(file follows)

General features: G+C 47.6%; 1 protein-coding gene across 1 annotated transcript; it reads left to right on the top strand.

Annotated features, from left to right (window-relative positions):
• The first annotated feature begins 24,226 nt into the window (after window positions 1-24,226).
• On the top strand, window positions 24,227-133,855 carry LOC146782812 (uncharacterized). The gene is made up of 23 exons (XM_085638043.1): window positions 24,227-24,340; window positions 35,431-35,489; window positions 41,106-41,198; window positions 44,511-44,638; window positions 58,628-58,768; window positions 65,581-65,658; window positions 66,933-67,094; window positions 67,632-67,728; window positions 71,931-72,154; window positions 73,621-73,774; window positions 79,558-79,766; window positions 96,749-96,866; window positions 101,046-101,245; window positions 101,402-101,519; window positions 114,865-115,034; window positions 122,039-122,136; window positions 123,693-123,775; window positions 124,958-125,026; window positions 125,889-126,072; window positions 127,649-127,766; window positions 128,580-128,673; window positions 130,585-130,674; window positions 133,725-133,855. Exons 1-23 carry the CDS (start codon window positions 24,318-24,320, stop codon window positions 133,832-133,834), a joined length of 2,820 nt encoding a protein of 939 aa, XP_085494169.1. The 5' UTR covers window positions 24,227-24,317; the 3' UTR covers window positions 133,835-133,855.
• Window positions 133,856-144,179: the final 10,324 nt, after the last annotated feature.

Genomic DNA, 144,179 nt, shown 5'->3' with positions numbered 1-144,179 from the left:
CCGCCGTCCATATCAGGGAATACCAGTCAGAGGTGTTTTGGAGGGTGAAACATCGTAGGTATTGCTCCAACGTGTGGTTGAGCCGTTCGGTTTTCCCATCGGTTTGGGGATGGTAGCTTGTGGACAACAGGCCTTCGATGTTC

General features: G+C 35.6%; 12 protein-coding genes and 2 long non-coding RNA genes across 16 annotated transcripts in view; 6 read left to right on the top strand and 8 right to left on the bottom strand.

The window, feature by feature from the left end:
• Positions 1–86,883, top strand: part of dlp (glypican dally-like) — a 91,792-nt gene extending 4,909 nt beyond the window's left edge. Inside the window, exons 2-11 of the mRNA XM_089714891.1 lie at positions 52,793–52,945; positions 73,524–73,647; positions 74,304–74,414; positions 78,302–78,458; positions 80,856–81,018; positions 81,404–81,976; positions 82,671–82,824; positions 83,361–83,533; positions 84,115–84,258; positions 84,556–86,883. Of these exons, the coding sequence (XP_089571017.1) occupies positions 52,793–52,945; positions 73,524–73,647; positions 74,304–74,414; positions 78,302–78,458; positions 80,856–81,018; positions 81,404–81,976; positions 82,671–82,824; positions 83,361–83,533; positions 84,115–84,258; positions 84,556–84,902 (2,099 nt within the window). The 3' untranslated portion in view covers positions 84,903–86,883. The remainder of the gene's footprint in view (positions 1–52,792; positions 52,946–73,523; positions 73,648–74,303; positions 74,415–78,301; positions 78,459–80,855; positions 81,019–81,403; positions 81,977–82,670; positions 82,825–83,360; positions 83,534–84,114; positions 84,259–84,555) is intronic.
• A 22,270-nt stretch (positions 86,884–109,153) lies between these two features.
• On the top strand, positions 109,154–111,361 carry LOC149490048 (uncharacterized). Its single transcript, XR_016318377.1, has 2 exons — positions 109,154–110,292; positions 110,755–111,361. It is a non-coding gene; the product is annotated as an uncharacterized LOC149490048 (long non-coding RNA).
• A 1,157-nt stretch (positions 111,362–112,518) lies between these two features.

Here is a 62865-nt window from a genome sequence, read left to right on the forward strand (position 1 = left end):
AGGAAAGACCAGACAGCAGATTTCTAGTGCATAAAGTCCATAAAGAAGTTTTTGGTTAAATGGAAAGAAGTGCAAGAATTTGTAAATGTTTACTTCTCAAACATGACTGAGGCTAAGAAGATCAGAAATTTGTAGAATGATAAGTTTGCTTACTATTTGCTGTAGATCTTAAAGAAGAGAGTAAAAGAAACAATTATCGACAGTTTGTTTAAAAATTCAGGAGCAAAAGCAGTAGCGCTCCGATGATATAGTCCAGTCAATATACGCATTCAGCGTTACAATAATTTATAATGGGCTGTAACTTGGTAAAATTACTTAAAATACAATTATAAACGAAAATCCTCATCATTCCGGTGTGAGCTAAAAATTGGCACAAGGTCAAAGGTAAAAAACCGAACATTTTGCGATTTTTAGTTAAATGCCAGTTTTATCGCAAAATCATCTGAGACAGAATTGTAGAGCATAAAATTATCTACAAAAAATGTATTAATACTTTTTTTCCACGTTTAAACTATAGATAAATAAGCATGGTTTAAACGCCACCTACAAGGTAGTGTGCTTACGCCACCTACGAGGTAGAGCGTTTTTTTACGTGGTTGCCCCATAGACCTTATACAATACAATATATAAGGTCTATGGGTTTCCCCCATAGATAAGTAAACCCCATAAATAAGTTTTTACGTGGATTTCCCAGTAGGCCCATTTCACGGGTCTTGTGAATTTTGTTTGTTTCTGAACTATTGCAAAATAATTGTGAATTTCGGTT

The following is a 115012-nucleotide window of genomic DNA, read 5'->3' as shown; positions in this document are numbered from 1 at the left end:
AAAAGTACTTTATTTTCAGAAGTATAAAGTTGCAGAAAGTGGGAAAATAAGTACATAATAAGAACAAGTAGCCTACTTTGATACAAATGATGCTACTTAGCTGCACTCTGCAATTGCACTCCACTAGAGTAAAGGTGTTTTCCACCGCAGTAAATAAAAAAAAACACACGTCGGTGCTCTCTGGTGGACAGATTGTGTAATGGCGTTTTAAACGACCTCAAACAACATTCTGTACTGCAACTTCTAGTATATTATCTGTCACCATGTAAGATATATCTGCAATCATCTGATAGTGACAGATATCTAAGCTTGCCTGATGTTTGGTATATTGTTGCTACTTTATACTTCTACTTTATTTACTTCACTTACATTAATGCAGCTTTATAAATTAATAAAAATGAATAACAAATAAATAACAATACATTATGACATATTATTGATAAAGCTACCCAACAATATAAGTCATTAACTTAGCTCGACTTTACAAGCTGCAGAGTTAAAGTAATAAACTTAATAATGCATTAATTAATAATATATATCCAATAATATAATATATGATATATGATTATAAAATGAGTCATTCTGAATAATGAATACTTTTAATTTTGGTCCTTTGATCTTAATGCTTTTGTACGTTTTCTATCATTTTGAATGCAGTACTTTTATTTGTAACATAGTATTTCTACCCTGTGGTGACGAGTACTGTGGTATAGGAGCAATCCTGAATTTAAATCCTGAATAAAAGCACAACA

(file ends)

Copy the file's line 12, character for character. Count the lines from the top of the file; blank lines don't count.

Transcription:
• On the top strand, positions 109,154–111,361 carry LOC149490048 (uncharacterized). Its single transcript, XR_016318377.1, has 2 exons — positions 109,154–110,292; positions 110,755–111,361. It is a non-coding gene; the product is annotated as an uncharacterized LOC149490048 (long non-coding RNA).